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Ecuadorian freedom of expression organization denounces government harassment, fears dissolution

Fundamedios director César Ricuarte. Image: Fundamedios

Ecuador’s National Secretariat for Communications (SECOM) has placed the freedom of expression organization Fundamedios under its administrative control. The organization believes this action seeks to harass them and fears it could lead to its dissolution.

In an email sent to various journalists, Fundamedios director Cesar Ricaurte said that on Jan. 16 he received a notification informing him that the organization, along with three media company guilds, would be “transferred” to SECOM. Four days later, SECOM requested financial reports dating all the way back to the organization’s creation.

Ricaurte said Fundamedios has refused to hand over information that “we know will be used against us.”

“We must point out that any document which leaves Fundamedios and is handed over to SECOM will be used solely to feed the smear campaign this state secretariat has nurtured for more than two years against our organization,” he said.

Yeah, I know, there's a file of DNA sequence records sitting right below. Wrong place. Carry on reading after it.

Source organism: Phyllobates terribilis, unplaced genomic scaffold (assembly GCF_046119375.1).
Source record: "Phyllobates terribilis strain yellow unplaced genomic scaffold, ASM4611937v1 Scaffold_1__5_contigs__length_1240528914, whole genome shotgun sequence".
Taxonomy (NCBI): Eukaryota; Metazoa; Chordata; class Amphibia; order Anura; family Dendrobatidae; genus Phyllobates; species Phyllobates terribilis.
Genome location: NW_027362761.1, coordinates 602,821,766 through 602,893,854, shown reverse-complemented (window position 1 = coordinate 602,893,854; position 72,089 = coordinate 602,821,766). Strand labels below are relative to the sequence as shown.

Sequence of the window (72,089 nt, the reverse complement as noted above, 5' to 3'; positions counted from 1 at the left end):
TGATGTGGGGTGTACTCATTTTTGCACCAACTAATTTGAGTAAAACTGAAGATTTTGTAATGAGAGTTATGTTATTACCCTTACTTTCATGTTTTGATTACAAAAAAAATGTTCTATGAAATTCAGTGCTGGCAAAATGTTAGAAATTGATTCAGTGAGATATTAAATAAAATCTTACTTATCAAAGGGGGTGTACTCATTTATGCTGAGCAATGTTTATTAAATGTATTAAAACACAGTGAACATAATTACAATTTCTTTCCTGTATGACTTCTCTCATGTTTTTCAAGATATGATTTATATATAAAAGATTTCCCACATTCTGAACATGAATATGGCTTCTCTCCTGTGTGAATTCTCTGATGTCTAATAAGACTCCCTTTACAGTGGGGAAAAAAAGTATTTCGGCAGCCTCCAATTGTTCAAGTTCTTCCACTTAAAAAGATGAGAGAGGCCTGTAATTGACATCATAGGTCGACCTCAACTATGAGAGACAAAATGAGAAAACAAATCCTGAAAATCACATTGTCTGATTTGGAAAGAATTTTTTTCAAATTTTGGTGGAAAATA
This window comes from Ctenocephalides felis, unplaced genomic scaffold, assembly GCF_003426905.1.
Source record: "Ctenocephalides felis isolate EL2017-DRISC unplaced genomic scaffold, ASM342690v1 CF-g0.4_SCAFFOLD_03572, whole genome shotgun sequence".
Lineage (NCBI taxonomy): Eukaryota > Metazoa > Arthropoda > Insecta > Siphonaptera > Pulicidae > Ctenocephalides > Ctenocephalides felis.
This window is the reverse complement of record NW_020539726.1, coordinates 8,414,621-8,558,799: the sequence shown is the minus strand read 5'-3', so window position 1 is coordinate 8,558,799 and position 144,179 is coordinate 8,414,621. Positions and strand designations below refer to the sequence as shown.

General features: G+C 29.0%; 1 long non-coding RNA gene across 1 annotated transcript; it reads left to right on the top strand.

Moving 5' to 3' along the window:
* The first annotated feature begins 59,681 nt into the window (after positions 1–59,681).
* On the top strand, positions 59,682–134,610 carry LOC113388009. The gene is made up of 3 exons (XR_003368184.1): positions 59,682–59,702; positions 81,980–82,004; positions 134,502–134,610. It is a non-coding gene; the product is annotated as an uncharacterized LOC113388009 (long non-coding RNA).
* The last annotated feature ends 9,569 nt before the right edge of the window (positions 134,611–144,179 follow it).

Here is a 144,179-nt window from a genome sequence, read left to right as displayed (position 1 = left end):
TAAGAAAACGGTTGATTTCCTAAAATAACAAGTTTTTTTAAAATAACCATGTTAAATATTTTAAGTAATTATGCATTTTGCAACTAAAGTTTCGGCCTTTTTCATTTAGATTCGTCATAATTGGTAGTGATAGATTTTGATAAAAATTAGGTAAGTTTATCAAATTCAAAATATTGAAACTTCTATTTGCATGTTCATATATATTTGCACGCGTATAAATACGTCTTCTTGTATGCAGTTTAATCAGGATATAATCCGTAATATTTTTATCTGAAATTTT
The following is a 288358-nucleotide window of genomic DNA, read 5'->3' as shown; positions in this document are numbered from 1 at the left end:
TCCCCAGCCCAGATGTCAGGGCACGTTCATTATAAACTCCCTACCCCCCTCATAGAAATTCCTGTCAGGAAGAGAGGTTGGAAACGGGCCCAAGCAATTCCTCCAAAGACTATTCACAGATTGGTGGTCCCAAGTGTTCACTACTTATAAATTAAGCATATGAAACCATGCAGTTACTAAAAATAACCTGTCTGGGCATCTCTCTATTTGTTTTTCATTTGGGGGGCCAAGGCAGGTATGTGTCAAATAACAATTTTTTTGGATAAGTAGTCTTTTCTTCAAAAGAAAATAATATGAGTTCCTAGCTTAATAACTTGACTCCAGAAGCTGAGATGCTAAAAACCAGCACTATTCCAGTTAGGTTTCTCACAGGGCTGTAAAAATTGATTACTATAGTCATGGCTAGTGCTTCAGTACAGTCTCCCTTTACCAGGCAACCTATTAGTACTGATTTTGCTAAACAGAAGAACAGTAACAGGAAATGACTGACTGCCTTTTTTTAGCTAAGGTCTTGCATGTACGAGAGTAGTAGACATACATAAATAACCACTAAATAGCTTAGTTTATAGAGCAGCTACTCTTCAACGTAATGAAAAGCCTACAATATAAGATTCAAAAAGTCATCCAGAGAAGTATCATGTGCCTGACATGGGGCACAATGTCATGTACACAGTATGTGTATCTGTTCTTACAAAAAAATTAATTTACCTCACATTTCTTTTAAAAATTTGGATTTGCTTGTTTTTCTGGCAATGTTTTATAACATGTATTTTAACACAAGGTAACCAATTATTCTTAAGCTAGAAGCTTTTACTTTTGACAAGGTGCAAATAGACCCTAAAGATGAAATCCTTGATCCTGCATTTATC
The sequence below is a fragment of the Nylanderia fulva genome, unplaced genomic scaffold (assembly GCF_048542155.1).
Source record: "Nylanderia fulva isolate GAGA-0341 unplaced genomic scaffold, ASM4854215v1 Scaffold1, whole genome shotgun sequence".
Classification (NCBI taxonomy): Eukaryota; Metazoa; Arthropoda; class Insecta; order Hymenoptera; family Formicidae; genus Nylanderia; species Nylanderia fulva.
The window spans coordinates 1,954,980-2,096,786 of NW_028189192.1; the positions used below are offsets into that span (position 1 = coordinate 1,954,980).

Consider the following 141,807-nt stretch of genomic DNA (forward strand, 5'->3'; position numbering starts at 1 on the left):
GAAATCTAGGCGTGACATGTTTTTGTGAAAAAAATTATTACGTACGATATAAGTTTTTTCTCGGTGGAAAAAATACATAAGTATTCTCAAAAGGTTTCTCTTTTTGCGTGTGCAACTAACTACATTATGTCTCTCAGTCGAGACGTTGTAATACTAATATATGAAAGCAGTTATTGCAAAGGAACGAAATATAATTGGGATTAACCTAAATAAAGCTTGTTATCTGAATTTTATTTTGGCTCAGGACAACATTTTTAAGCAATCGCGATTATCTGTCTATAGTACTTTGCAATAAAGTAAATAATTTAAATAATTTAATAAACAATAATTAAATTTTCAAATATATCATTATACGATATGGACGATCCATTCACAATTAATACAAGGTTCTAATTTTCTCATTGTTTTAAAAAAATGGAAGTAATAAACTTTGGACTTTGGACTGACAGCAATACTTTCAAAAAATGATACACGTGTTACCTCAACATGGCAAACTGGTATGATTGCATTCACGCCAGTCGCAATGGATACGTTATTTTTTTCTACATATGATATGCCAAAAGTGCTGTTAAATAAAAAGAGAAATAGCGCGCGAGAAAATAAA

Ricaurte said the secretariat requested documents under Decree 16, which was issued by president Rafael Correa in June last year. The decree grants broad powers to the government to intervene in social organizations – including the ability to dissolve the entity – and was used to dismantle Fundación Pachamama in December. The country’s Constitutional Court has refused to accept three unconstitutionality lawsuits against the decree.

“We reiterate our will to continue resisting and working even in the face of a possible physical intervention into our organization (Decree 16 grants them the power to do so), a forced dissolution or even a voluntary dissolution,” Ricaurte said.

Fundamedios’s attorneys are currently contesting the legality of the transfer.

Fundamedios has been the target of constant criticism and attacks by President Rafael Correa for the organization’s reports and complaints against abuses to freedom of expression committed by his government. According to Ricaurte, harassment against Fundamedios began in 2011, after the organization participated in a hearing before the Inter American Commission on Human Rights in Washington D.C. in which they described to the state of human rights and freedom of the press in the country.

Ecuador has become one of the countries in the American continent with the most tensions between the government and the press. A recent report by Fundamedios documented 174 aggressions against freedom of expression in Ecuador during 2013 – the largest number recorded in the last five years – including new legal impositions created by the Organic Law on Communications and constant attacks by President Correa against journalists critical of his government.

Last week, cartoonist Xavier Bonilla “Bonil” was asked to appear before the Superintendent of Information and Communication — a new government agency created by the Communications Law — after publishing a cartoon last month that the authorities considered defamatory.


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